Great! Hopefully oil tight too.

Saturday, July 20, 2013

Repairing Threads (On The Cheap)

Getting you out of a hole.
At some point of working with bikes or cars, you'll be faced with a thread that's been damaged through over tightening, cross-threading, or simply full of corrosion/paint. A good set of taps and dies, or a thread chaser set, is invaluable for these times, but here's a neat trick that can get you out of that hole when you have neither.

But first, here's a few of the sets I use regularly. Well worth the investment, even it only saves you once.

Snap On Thread Chaser Set
M10x1.25 Chaser, Nut andTap
Beta Tap Set
Now the cheap method.
1) Take a bolt of the correct thread. 
In this case an M8x1.25 - this refers to the diameter of the bolt, not the size of the head (M8 = 8mm), and the pitch (distance between each raised point in millimetres).

2) Cover the thread in rag, and place the bolt in the vice. 

3) Take a square, triangular or flat file and start to cut a slot into the end of the bolt.

4) Once it starts to look like this, turn it 120ยบ and cut another slot. 

5) Repeat one last time so you have three slots around the bolt. These are going to carry the swarf away from the problem thread, and prevent further damage. 

I use plenty of WD40 when clearing threads in aluminium, and take my time. If it tightens up, work it back and fore, and spray with lube until it frees.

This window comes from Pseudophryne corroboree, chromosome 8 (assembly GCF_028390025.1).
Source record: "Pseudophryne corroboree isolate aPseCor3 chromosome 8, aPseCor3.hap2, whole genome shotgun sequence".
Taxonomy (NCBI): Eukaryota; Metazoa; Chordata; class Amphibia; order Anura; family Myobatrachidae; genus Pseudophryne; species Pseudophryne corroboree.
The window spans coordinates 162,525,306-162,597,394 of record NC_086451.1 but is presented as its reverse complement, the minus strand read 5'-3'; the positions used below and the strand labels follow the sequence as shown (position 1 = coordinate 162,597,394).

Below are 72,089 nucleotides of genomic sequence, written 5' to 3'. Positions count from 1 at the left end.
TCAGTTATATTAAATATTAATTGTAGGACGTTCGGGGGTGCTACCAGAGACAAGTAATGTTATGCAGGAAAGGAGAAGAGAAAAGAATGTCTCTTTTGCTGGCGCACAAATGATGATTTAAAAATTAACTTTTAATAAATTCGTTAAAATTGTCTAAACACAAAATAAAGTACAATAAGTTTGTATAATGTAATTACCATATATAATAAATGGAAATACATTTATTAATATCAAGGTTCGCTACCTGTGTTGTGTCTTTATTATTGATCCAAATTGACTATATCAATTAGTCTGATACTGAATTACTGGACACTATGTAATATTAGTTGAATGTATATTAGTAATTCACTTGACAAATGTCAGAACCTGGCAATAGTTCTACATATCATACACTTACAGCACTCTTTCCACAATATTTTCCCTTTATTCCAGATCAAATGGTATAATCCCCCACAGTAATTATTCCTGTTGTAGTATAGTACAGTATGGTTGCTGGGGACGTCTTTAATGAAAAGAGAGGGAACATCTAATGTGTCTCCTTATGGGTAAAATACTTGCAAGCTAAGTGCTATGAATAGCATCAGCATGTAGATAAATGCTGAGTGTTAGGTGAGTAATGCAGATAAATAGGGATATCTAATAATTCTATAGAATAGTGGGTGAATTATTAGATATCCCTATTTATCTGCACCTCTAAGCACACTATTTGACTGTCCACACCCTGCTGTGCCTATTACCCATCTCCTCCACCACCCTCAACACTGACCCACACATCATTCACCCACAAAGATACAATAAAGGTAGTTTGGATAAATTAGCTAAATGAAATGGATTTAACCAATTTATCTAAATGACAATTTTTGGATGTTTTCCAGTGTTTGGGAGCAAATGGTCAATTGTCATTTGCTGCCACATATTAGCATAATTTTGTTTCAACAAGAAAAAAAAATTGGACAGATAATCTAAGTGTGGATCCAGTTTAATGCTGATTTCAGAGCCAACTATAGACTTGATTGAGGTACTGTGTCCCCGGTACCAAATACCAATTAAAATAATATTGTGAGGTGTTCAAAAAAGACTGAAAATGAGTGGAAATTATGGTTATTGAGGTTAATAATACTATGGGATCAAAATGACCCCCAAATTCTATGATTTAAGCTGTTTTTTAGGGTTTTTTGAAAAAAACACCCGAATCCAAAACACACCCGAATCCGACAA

If you can't work out the correct angle the bolt should be screwed in (due to cross-threading damage), see if you can screw some other bolts in surrounding holes. This will give you a guide to follow when you're trying to get it back on track. Similarly, a spark plug will normally follow the same angle as the others in a multi-cylinder engine. 

Take your time to work out angles before screwing the chaser, or tap, into the hole or you'll cut a good thread at a crap angle!

The budget thread chaser. 
This can also be put to good use with old spark plugs if somebody's managed to cross-thread them or the holes are full of old carbon etc. Just slot an old plug in the same way. One thing to remember, your budget chaser isn't as hard as the correct tool, so don't expect it to keep clearing in the same way. This is more about getting you out of a jam on a Saturday afternoon when those vital stores have closed.


Saturday, July 6, 2013

There's Progress in Them Thar Hills.

Yeah, so it's been quiet lately.
A twist of fortune gave way to some time in the garage, which meant a little more got done to the GSX. I'm currently zipping between little tasks on the bike  and not getting anything finished. And one job I did want to get out of the way was a splash of paint on the engine. 
I initially thought I'd go for bare alloy, except for barrels and head, but thirty years of corrosion was proving hard to remove. It would have been ok with constant polishing, but I relented and chose to paint it instead. 

It took a lot of cleaning from this: